**Problem**: (1992 Putnam - A1) Prove that $ f(n) = 1-n $ is the only integer-valued function defined on the integers that satisfies the following conditions.

(i) $ f(f(n)) = n $;

(ii) $ f(f(n+2)+2) = n $;

(iii) $ f(0) = 1 $.

**Solution**: We will use induction to prove the claim for $ -k \le n \le k+1 $ where $ k $ is a nonnegative integer.

Base Case: $ k = 0 \Rightarrow f(0) = 1, f(1) = 0 $ which are true from (iii) and (i).

Induction Step: Assume that $ f(n) = 1-n $ for $ -k \le n \le k+1 $.

Then $ f(k+2) = f(f(-k+1)+2) = -k-1 = 1-(k+2) $ by our induction hypothesis and (ii). Also, $ f(-(k+1)) = k+2 = 1-(-(k+1)) $ by (i), completing the induction.

Hence $ f(n) = 1-n $ for all integers. QED.

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Comment: Functional equations over the integers are not usually too hard to handle; induction is usually a good way to handle them, strong induction in particular. Most of the time you just need to find out what set to induct on, in this case $ [-k,k+1] $.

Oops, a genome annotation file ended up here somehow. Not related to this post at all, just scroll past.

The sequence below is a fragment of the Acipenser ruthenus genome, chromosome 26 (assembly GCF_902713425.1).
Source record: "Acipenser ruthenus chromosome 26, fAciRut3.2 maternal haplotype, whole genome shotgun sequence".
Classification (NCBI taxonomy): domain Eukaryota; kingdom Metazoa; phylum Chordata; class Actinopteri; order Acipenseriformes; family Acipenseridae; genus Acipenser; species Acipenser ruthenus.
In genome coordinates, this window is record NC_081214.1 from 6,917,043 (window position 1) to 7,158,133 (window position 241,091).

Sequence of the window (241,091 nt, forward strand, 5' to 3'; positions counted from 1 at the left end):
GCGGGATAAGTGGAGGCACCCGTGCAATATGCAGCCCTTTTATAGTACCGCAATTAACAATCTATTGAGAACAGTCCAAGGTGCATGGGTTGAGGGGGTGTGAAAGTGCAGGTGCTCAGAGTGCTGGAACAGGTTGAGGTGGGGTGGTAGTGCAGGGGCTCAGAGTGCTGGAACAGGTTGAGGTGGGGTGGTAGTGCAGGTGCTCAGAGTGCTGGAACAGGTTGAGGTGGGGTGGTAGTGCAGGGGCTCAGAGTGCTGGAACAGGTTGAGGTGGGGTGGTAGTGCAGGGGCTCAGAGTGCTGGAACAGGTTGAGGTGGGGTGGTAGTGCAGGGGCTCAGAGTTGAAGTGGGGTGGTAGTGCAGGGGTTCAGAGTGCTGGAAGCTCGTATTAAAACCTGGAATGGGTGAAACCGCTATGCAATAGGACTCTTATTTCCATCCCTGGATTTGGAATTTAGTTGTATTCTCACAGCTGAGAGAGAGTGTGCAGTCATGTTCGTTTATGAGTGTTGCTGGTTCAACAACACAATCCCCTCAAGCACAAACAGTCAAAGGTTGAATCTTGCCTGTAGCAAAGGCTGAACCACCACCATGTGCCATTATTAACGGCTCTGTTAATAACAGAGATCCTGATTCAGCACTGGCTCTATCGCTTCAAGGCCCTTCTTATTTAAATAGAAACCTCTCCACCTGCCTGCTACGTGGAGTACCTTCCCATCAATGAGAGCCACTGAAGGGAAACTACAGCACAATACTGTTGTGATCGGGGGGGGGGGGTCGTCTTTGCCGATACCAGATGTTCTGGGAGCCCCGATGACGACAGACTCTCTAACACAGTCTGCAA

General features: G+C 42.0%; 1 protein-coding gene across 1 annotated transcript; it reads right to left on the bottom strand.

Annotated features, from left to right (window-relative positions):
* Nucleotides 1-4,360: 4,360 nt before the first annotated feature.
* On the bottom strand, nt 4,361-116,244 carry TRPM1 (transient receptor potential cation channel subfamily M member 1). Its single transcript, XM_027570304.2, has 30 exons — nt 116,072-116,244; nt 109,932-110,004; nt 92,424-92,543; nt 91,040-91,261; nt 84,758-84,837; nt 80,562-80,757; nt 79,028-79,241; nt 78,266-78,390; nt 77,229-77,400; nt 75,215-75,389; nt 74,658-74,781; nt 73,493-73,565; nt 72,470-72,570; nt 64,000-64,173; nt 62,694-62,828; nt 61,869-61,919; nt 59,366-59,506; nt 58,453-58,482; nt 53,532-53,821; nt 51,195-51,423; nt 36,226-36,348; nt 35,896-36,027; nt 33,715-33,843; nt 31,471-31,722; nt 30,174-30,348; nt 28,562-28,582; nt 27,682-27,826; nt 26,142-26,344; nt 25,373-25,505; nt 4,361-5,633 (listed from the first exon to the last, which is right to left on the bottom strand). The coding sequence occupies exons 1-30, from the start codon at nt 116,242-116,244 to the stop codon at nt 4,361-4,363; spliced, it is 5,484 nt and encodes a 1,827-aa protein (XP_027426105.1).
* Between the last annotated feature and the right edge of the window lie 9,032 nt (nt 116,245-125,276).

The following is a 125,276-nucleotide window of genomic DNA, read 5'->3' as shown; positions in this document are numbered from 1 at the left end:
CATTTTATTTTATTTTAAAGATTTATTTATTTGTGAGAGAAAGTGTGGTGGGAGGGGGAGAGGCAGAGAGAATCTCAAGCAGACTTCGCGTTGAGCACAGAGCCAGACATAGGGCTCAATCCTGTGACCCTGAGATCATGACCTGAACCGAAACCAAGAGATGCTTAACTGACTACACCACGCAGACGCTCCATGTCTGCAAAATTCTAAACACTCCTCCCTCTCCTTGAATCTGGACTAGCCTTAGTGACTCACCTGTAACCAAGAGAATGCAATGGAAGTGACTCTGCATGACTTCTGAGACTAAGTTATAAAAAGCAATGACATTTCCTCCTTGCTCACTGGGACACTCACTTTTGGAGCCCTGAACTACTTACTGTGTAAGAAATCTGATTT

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Practice Problem: Find all functions $ f: \mathbb{N} \rightarrow \mathbb{N} $ such that

(1) $ f(f(n)+n) = f(n) $;

(2) There exists a $ n_0 $ such that $ f(n_0) = 1 $.

well if f(n_0) = 1 it follows

ReplyDeletef(1 + n_0) = 1

and so f(k) = 1 for k \ge n_0

let f(1) = k, then

f( k + 1) = k

f( 2k + 1) = k

...

f(mk + 1) = k

but some m will have mk + 1 \ge n_0 so k = 1

QED lol